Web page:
Kelly wrote:
> On Apr 24, 2:41 am, Brent Meeker <> wrote:
>>> In the materialist view, my mental state is just the
>>> state of the particles of my brain at that instant.
>> I think we need some definition of "state".
> Hmmm.  Well, I think my view of the word is pretty much the dictionary
> definition.  Though there are two different meanings in play here.
> The physical state:
> "the condition of matter with respect to structure, form,
> constitution, phase, or the like"
> And the mental state:
> "a particular condition of mind or feeling"
> Though ultimately I'm saying that there is no actual physical world
> that exists outside of and independent from our perceptions.  You and
> I probably perceive a very similar world, but there other conscious
> observers who perceive very different worlds.  But all worlds are
> virtual worlds that exist only inside the minds of conscious platonic
> observers.  And I base this conclusion on the line of thought laid out
> in my previous posts.
>> If we discretize your brain, say slice it into Planck
>> units of time as Jason suggested, now we need to
>> have something to connect one state to another.
> Why do we need to have something extra to connect one state to
> another?  What does this add, exactly?
> I think that these instances of consciousness are like pieces from a
> picture puzzle.  But not a jigsaw picture puzzle...instead let's say
> that each puzzle piece is perfectly square, and they combine to make
> the full picture.
> How do you know where each piece fits into the overall picture?  By
> the contents of the image fragment that is on each puzzle piece.
> So each puzzle piece has, contained within it, the information that
> indicates it's position in the larger framework.  The same is true of
> instances of consciousness.
> Based on how well the edges of their "images" line up, you can get
> some idea about the relationship between two instances of
> consciousness.

These are "edges" in time, i.e. a future boundary and a past boundary.  
If these two boundaries are different then we are not longer talking 
about a state, we're talking about an interval, furthermore an interval 
that has duration and direction.

>> In idealism, the content of a state consciousness (a Planck slice, not
>> of a brain, but of a stream of consciousness) seems to me to be very
>> small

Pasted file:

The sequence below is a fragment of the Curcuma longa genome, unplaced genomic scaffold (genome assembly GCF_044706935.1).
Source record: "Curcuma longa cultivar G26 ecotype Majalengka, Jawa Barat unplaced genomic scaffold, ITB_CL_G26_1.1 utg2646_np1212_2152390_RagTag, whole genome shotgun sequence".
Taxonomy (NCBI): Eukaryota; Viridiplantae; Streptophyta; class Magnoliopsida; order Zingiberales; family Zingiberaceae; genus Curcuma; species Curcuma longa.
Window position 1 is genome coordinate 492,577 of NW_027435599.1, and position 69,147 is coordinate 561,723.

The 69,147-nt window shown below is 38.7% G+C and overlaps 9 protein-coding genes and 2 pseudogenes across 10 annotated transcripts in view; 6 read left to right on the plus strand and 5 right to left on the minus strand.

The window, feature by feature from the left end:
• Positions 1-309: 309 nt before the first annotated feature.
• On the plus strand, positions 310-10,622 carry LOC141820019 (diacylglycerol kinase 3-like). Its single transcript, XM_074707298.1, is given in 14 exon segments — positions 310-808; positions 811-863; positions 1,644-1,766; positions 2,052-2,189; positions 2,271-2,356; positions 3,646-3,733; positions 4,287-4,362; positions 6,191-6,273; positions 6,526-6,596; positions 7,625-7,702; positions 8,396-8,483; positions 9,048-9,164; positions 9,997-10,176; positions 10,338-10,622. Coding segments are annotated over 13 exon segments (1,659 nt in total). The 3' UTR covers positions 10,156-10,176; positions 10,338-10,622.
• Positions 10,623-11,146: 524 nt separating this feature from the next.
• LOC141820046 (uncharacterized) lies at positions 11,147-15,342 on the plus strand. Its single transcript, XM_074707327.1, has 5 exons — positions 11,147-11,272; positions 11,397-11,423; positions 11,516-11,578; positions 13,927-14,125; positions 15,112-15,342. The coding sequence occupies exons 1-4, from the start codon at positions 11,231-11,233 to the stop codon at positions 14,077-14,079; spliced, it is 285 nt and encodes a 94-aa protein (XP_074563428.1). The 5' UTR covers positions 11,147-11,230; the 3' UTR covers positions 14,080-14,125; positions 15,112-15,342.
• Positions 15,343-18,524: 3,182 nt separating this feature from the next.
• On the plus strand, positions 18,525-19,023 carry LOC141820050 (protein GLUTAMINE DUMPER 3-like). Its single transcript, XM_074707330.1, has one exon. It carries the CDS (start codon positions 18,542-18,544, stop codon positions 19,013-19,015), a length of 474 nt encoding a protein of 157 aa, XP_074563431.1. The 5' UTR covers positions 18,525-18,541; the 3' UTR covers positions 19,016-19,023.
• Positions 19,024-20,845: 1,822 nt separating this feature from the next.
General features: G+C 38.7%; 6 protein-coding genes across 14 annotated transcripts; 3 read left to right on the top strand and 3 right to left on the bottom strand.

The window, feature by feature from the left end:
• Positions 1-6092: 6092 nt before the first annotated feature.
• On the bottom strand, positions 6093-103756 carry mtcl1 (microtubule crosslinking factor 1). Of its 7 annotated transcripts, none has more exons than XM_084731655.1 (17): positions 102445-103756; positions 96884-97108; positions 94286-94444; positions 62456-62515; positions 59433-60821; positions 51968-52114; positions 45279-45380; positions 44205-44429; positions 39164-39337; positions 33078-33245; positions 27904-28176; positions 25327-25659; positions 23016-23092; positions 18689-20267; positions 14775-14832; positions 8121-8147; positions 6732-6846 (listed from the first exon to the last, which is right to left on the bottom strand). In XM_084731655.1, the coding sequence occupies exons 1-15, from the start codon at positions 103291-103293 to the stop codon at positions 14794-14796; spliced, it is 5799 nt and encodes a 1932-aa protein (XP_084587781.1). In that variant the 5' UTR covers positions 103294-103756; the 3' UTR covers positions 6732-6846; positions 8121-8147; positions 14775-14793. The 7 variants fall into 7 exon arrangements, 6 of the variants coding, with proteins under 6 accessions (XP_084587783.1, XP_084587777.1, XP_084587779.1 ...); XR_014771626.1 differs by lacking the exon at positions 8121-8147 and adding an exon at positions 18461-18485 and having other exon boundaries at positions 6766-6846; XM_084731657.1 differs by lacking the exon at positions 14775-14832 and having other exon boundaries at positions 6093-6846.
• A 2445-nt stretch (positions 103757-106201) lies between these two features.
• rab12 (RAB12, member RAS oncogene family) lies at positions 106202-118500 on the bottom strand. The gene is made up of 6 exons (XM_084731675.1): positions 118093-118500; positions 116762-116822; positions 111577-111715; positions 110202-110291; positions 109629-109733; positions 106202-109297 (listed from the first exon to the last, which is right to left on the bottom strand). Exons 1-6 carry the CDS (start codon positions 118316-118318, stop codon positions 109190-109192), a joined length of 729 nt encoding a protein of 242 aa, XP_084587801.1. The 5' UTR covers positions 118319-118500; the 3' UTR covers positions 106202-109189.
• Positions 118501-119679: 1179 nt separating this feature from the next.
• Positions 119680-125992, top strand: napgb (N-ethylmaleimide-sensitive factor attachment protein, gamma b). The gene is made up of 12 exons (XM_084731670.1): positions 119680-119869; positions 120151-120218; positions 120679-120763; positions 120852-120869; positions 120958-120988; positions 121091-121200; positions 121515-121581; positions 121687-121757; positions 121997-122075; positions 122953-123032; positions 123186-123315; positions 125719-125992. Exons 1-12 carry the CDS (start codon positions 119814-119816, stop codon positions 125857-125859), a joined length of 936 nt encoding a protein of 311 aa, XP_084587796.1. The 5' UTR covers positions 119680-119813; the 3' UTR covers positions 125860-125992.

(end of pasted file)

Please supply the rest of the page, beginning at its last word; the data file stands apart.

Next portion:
> Well, I'm not sure how much of the brain's information is needed to
> represent a particular state of consciousness.  But I don't think that
> it's a crucial question.  

It's a crucial question if the answer is "more than what is in an 
instant of consciousness."


> My answer is:  more than none of it, but
> less-than-or-equal-to all of it.  Somewhere in that range.  Ha!
>> You say it is
>> connected by the correlation of information content, but is that
>> unique?  Is there a best or most probable next state or what?
> So I guess I'm taking the position of "extreme platonism" here.  The
> result is, I suppose, indistinguishable from that of modal realism.
> All possible "next states" exist.  None of them are "best" or "more
> probable" than any other.  Every possible future lies ahead of you,
> and some version of you will experience each one of them.  There will
> be a version of you that never sees anything that strikes you as
> unusual and who says "the universe is very normal, and this all makes
> perfect sense, and how could it be any other way.  These people who
> advocate extreme platonism are crazy, because it doesn't match what I
> observe."
> But, there will also be a version of you who never has a normal
> experience again.  For eternity you will go from strange experience to
> strange experience.  And this version will say, "ah, ya, Kelly was
> right about that extreme platonism thing."
> And there will be all points between the two extremes.
> Though, I think that this view does make a testable prediction.  Which
> is:  there will be no end to your experiences.  There is no permanent
> first person death.
> Of course, many realities will be unpleasant enough that this isn't
> necessarily a good thing.  All good things lie before you.  But so do
> all bad things.  Blerg.
> >

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